1. You need to find your motivation inside. Ideally, you’ll know your “why” before you show up. If you don’t, I bet your trainer or other people in your life will help lead you to it. Maybe you are genuinely a fitness addict…but most of us need an internal reason to keep exercising once the honeymoon is over. Things like:  children, spouses, health reasons, mental health management and maybe like me, they are empowered by working out and sort of addicted to feeling like a #badass 😉

Because no matter how many times a trainer tells you what a good job you are doing or what a badass you are — if you don’t feel that way about yourself already and don’t know that to be true, it won’t matter what we say. The motivation a trainer gives you is fleeting. The motivation you create for yourself will last a lot longer, ideally a lifetime.

2. You need to be comfortable taking direction from someone. You need to be able to take the feedback. Remember, this is not a critique of your character. It’s okay that you don’t know how to do something correctly. This is why we are there. But respect the space you are entering is the trainers turf. I say this as a trainer that goes to other classes — you have to check your “expert” hat at the door. But do know this:   you are always the expert on your body — you need to let us know when something isn’t working for you. And at the end of the day if you truly aren’t in a space where you think this will work for you, consider doing one-on-one training, even if it’s for a short period of time to fix your form and have a plan crafted for you so you can workout solo. Don’t go to a class that you hate because it’s cheaper. Not worth it!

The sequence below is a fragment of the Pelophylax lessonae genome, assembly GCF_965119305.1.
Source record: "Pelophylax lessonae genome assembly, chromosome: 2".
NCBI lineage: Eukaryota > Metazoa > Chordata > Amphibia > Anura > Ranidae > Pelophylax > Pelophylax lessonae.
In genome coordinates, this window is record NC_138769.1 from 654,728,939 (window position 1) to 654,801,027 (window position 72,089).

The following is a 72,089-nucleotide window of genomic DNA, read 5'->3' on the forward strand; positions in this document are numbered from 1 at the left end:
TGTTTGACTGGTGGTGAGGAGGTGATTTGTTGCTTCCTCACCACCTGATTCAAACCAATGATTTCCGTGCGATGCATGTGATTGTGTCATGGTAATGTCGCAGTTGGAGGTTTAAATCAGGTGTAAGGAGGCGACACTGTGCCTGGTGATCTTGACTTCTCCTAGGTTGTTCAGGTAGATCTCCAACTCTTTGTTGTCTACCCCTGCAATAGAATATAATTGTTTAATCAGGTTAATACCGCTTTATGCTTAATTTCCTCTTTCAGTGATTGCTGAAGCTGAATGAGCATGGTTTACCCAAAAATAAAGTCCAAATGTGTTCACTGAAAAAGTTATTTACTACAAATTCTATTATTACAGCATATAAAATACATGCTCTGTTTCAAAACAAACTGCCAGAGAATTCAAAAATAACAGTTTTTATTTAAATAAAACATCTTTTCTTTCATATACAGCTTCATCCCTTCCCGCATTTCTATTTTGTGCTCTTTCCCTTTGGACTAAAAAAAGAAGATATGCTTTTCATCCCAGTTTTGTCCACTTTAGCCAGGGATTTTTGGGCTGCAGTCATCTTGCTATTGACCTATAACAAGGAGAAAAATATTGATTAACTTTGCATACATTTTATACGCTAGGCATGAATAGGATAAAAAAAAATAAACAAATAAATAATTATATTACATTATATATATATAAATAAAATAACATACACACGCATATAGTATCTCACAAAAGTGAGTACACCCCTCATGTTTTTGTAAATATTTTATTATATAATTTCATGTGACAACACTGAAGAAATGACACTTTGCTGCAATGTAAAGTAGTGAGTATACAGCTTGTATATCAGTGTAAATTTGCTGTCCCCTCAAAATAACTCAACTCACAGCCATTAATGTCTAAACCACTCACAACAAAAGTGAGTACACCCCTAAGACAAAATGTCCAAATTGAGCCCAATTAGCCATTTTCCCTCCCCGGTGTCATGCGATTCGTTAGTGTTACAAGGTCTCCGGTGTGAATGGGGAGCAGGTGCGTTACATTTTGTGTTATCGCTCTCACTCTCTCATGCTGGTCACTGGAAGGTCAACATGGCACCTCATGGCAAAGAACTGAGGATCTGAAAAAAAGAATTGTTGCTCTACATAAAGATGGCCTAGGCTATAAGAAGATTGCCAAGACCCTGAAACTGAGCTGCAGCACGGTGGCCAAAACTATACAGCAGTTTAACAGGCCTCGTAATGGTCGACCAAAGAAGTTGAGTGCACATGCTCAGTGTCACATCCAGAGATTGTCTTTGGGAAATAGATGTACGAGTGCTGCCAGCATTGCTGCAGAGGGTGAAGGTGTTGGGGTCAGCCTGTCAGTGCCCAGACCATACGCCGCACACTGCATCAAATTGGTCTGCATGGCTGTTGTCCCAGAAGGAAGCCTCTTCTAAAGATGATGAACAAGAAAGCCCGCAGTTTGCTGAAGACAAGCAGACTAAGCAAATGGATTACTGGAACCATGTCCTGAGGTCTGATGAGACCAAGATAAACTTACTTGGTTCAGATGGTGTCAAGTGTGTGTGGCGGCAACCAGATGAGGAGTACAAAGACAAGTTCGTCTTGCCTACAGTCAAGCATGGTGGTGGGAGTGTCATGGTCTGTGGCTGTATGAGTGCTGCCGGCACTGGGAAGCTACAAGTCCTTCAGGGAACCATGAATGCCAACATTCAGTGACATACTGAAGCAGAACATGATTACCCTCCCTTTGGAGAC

What Trainers/Coaches Can Do: